Planting Marigolds with Tomatoes

The Alluring Benefits of Marigolds in the Tomato Bed

With Marigolds growing among your tomatoes, you’ll find quite a few surprising benefits. They attract beneficial insects, pollinators, and they will distract pests (or attract them, depending on how you look at the situation!)

The video below demonstrates an attractive yet functional tomato & marigold bed:

Root Knot Nematodes: Marigolds to the Rescue!

French Marigolds and Mexican Marigolds are effective at keeping root knot nematodes at bay. These little pests can take a significant toll on your tomato plants; but it can be incredibly hard to pinpoint a pest you cannot see.

Marigolds produce chemicals that reduce and keep root knot nematode populations down, which means your tomatoes can grow as they would normally. These bio-active compounds are one of the best, natural ways to keep these pests at a distance.

“ash whitefly – Siphoninus phillyreae”by Oregon State University is licensed under CC BY-SA 2.0

White Flies and Marigolds

White flies are another known pest of tomatoes. However, if there’s one thing a white fly cannot stand, it’s marigolds!

Well, actually, it’s the limonene that they contain. This potent chemical will keep your tomatoes largely white fly free, with the best benefits being obtained when the marigolds are planted weeks ahead of the tomato plants. The larger the marigold is when the tomato is planted, the stronger the protection is.

You could also make a marigold tea to boost the white fly protection, if necessary.

Attracting Pollinators and Beneficial Insects

Marigolds are excellent for attracting pollinators, including bees, birds, and beneficial predatory insects. You’ll find that ladybugs are very quick to visit, too!

The pollinators are important for improving fruit set among your garden, which is a fairly common reason for gardeners to plant flowers all around the garden.

The predatory insects, such as lady bugs, are important to attract for pest control. Marigolds are attractive plants for both aphids and spider mites; this means that lady bugs will come to stay, providing protection to surrounding plants (the tomatoes!)

Distracting Pests

Spider mites are an issue for both marigolds and tomatoes. However, I find that they seem to prefer marigolds. Spider mites are incredibly common in the garden, and truth be told, there’s no escaping them.

Thus, while having two spider-mite prone plants in close quarters may seem like a bad idea, I believe that the marigolds help to coax the spider mites away from the tomato plant. In essence, I feel as if I’m providing the spider mites with a convenient, tastier meal right next door. The idea is this: if the marigolds are alive and well, then the spider mites should be less likely to bother the tomato plant in great numbers.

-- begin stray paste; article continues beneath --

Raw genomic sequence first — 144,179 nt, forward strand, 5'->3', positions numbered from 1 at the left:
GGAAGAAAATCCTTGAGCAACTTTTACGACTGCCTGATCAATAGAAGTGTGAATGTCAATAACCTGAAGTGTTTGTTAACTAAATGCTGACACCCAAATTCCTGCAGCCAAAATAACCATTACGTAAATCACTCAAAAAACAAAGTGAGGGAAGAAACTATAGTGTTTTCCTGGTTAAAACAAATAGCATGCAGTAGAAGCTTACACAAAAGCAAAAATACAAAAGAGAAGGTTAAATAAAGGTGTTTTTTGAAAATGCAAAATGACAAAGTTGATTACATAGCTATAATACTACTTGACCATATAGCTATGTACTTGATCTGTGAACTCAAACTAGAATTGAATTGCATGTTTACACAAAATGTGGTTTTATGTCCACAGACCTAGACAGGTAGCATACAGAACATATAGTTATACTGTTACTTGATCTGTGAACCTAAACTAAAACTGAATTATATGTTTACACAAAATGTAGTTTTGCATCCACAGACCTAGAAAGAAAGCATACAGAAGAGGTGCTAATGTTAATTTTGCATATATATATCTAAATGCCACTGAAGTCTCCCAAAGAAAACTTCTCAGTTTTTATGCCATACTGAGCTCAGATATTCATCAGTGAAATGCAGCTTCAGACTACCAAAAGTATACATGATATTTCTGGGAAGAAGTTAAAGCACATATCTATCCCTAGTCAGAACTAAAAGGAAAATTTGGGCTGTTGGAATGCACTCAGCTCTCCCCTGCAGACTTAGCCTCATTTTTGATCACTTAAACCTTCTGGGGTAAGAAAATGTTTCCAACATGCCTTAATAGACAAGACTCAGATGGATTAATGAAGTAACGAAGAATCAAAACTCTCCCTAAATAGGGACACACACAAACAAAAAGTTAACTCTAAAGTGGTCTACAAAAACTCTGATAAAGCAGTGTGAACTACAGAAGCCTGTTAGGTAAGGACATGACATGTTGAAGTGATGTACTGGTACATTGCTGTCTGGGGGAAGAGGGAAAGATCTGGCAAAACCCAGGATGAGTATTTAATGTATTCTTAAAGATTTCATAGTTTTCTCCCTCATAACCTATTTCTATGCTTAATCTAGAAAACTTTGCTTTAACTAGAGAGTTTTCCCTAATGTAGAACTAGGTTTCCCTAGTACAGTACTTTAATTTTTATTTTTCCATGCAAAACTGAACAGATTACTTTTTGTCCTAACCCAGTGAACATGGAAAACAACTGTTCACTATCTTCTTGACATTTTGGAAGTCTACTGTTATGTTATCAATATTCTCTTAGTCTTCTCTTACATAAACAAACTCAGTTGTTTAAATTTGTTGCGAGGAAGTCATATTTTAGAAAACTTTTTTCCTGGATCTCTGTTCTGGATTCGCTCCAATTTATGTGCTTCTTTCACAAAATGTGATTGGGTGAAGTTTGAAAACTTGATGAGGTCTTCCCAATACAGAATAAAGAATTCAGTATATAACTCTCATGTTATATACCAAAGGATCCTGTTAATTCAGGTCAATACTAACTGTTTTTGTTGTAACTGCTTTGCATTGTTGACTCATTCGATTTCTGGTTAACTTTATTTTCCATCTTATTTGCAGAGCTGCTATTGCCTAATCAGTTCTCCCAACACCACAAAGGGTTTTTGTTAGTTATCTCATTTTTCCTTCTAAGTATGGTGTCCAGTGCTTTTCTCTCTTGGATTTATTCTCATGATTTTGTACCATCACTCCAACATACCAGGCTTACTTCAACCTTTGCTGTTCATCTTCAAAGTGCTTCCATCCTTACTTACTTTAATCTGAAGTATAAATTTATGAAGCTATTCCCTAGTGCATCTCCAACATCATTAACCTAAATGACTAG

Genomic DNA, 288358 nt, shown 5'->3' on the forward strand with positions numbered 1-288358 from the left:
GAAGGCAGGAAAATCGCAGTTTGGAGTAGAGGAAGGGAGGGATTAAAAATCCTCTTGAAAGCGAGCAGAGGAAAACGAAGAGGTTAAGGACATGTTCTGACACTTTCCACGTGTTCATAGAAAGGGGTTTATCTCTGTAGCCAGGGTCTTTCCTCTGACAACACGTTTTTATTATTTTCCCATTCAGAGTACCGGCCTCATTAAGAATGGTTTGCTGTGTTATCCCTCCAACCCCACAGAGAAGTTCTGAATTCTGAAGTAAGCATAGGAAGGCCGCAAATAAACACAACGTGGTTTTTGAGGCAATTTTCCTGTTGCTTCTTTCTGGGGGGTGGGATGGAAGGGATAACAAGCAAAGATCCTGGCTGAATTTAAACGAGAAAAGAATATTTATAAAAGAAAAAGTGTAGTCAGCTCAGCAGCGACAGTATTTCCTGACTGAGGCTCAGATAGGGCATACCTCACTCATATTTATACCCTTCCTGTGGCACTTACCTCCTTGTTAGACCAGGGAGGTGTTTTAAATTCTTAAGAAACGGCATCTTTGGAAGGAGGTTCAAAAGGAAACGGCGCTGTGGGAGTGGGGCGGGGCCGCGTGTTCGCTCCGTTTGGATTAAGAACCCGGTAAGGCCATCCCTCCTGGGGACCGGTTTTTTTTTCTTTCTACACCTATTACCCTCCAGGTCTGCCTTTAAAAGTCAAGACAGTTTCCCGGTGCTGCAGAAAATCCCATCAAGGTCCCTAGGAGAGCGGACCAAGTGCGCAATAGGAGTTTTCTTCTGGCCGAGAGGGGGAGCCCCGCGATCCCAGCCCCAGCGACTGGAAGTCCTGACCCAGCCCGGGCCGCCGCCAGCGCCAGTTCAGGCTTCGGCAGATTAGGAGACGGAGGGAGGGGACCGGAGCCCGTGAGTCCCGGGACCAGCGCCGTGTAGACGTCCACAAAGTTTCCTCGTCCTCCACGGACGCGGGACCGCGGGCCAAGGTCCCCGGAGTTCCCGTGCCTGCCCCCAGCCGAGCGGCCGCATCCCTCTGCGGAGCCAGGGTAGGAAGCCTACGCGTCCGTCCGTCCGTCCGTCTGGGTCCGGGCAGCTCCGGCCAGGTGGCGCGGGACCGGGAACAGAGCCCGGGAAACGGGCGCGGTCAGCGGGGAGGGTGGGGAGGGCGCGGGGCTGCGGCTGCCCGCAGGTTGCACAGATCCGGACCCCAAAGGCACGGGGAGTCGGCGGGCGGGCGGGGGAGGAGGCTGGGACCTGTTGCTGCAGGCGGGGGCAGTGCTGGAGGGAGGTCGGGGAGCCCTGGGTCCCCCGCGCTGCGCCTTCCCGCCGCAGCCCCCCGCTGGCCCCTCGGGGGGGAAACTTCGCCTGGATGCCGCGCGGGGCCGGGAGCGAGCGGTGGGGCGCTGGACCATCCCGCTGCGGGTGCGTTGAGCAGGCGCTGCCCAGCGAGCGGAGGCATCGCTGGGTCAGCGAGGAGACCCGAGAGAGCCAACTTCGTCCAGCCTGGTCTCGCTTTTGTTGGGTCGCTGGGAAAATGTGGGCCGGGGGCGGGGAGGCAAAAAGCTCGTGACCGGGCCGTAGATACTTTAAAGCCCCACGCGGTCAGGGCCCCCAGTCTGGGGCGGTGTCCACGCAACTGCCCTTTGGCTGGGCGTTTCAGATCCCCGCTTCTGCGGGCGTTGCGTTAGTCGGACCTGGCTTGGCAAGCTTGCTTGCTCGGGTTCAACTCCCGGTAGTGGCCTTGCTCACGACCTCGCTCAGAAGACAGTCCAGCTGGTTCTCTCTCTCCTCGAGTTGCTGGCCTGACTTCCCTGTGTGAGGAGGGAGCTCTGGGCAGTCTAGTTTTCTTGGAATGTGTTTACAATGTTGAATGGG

The Cons to Keeping Marigolds with Tomatoes: Spider Mites

Unfortunately, marigolds are an attractant for spider mites, as we’ve just discussed. Spider mites also greatly enjoy tomato plants. This can be a bad situation for a tomato plant, so what can we do?

Spider mites are largely controlled by rains and predatory insects. Therefore, plenty of rain will keep these pests at bay, and you may not have an issue out of the spider mites.

However, dry conditions mean spider mites become more prevalent. You may be able to keep them at a distance by spraying your plants with the hose during the evenings, when it hasn’t rained for many, many days.

As I stated previously, I believe that marigolds will distract the spider mites; they don’t seem to bother my tomato plants too terribly much, especially when they have marigolds to infest.

How Marigolds Both Produce and Solve a Spider Mite Infestation In Our Garden

Since marigolds attract ladybugs, you’ll likely see more and more arriving if an infestation begins to take hold. Try ordering ladybugs and releasing them on your plants at night for the best control.

In our garden, aphids and spider mites are not a problem, at all. Truthfully, this issue is only prevalent indoors- where there are no ladybugs to feast on them. Considering the record number of lady bugs and pink spotted lady beetles in my garden that I continue to see year over year, I believe that my emergency-only use of organic pesticides is to thank.

In other words, my theory is that not using pesticides allowed the pests’ populations to grow, in turn feeding a very large and healthy lady bug and lady beetle population. This isn’t going to be the case in every garden, and every gardener should use a pest management program that suits their own needs.